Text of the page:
The Shape of Water
(Kum-Kum Bhavnani, 2006, Brazil/India/Israel/Palestine/Senegal/USA, Various Languages, 70 minutes, DVD)
The Shape of Water is a feature documentary that tells the stories of powerful, imaginative and visionary women confronting the destructive development of the Third World with new cultures and a passion for change. The film takes us to Senegal, Palestine, Brazil, and India where these new cultures, alongside old traditions, end female genital cutting (FGC), offer innovative forms of opposition to the Israeli occupation of Palestine, and show how women are spearheading the implementation of renewable resources and rainforest preservation by tapping trees to obtain rubber.
The Shape of Water also takes us to a vast co-operative of rural women in India (SEWA) and, in the foothills of the Himalayas, to a farm, Navdanya, set up to preserve biodiversity and women’s role as seed keepers. By interweaving images, words, and the actions of Khady, Bilkusben, Oraiza, Dona Antonia, and Gila, The Shape of Water offers fresh and nuanced insights into the lives of women in the Third World.
Kum-Kum Bhavnani is a first time filmmaker. Her family migrated to England from India in 1958. Bhavnani was politically active in the U.K., working on anti-racist and international issues, combined with feminist and trade union issues. Through that involvement, she worked with television and radio production as well as street theatre. After the airing of ‘Resist and Survive’ (February 1983: Channel 4), she was offered a contract with Granada Television. By the time she was thirty, Kum-Kum had worked in Polytechnics, as an educational psychologist and at the Open University, where she also worked with the BBC’s Education Department. In 1983 she became a student at King’s College at Cambridge University to fulfill her curiosity about working class youth in Britain, which resulted in her first book, Talking Politics. She was an International Observer in the 1994 elections in South Africa and an invited participant at the World Conference against Racism in Durban in 2001. Bhavnani is now a professor of sociology at the University of California Santa Barbara.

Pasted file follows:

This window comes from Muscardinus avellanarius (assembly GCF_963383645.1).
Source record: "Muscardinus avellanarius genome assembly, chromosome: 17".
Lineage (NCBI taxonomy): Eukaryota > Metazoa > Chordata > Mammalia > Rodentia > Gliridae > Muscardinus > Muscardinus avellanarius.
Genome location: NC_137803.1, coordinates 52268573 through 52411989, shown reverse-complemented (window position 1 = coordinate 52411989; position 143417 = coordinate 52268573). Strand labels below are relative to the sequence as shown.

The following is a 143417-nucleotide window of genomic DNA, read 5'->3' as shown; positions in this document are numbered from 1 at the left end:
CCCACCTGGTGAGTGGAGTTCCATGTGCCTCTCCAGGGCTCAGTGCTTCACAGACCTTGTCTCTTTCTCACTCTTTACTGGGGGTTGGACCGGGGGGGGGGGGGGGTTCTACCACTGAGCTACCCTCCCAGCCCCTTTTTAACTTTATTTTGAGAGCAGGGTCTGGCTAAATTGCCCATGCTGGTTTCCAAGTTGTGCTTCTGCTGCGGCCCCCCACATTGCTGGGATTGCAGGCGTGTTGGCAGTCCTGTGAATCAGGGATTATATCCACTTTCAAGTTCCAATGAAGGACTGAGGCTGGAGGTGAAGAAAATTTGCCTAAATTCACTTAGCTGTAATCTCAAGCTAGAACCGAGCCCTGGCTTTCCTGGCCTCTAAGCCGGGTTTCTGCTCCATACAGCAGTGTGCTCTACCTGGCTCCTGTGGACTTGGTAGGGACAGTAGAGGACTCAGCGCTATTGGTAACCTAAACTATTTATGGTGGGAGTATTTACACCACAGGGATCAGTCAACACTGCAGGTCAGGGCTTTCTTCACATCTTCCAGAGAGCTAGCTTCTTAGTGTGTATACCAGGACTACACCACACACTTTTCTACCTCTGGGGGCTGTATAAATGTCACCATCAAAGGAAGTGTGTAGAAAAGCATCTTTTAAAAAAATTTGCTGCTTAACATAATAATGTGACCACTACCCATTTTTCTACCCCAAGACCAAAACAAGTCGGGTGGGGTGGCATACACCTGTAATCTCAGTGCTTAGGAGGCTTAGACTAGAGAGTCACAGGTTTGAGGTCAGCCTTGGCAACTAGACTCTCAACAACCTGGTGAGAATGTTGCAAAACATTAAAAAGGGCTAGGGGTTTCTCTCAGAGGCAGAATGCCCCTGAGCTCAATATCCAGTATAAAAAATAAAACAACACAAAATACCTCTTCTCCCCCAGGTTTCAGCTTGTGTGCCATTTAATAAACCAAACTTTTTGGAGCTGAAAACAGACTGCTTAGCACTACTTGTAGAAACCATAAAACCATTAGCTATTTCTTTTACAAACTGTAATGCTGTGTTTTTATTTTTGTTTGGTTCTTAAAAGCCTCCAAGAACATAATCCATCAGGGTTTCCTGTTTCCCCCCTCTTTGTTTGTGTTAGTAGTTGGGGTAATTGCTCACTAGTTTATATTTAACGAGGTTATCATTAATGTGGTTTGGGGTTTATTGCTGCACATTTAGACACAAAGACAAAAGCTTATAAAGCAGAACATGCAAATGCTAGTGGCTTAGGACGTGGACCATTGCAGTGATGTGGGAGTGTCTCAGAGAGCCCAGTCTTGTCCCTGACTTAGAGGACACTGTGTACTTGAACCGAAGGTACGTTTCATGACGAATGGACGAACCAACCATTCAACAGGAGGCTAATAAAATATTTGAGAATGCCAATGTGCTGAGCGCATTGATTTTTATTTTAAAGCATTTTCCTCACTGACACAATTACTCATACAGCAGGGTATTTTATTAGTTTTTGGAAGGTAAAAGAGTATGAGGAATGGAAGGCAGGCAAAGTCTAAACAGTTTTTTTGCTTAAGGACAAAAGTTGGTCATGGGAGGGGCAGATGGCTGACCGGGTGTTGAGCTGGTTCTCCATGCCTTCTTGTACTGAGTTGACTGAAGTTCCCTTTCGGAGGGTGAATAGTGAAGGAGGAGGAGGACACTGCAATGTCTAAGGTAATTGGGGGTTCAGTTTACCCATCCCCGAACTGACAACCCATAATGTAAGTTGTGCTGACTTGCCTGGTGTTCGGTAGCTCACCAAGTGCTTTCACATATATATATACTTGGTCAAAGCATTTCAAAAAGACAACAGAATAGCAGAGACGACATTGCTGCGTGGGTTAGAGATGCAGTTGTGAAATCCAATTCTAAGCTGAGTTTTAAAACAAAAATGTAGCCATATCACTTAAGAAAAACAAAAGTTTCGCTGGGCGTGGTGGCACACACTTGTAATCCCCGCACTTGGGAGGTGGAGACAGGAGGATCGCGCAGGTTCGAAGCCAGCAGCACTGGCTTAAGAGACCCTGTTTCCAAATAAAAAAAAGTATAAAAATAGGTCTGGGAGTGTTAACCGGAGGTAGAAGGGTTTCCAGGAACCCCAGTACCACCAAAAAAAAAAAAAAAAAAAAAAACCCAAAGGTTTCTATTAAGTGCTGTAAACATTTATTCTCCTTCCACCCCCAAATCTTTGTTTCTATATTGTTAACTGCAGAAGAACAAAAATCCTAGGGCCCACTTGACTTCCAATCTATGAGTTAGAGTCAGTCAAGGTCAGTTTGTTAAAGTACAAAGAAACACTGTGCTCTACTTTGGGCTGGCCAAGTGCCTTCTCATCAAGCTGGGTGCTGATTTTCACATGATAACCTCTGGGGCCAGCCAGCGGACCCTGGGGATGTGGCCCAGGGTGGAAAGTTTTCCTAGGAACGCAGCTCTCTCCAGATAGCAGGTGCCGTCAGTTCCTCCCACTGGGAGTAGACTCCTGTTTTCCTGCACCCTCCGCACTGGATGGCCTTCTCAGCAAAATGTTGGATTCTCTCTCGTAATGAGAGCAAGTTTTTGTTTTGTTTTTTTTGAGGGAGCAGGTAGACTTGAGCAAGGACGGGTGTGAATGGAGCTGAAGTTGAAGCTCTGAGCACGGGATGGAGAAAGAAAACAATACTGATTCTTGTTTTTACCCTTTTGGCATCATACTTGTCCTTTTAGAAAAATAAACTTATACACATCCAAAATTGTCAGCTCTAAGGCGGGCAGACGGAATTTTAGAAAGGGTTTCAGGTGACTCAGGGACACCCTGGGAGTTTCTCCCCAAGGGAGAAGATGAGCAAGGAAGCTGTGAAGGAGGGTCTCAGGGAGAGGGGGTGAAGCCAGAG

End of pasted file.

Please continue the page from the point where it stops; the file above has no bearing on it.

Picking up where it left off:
(preceded by short film)
(Soman Chainani, 2006, USA, English, 14 minutes, DVD)
When an Indian mother finds out her son is the victim of a vicious bully, she delivers her own brand of vigilante justice.
Soman Chainani is a graduate of the MFA Film Program at Columbia University, and the recipient of the prestigious FMI Fellowship for excellence in writing and directing.He graduated Harvard University in 2001, summa cum laude, Phi Beta Kappa, and top-ranked in his field with a degree in English & American Literature.
Before joining the Columbia University film program, Soman worked alongside Mira Nair at the acclaimed director’s production company, Mirabai Films, during post production on Vanity Fair, starring Reese Witherspoon, and development of Nair’s new film, The Namesake.
Saturday, Oct. 7, 2007, 4 PM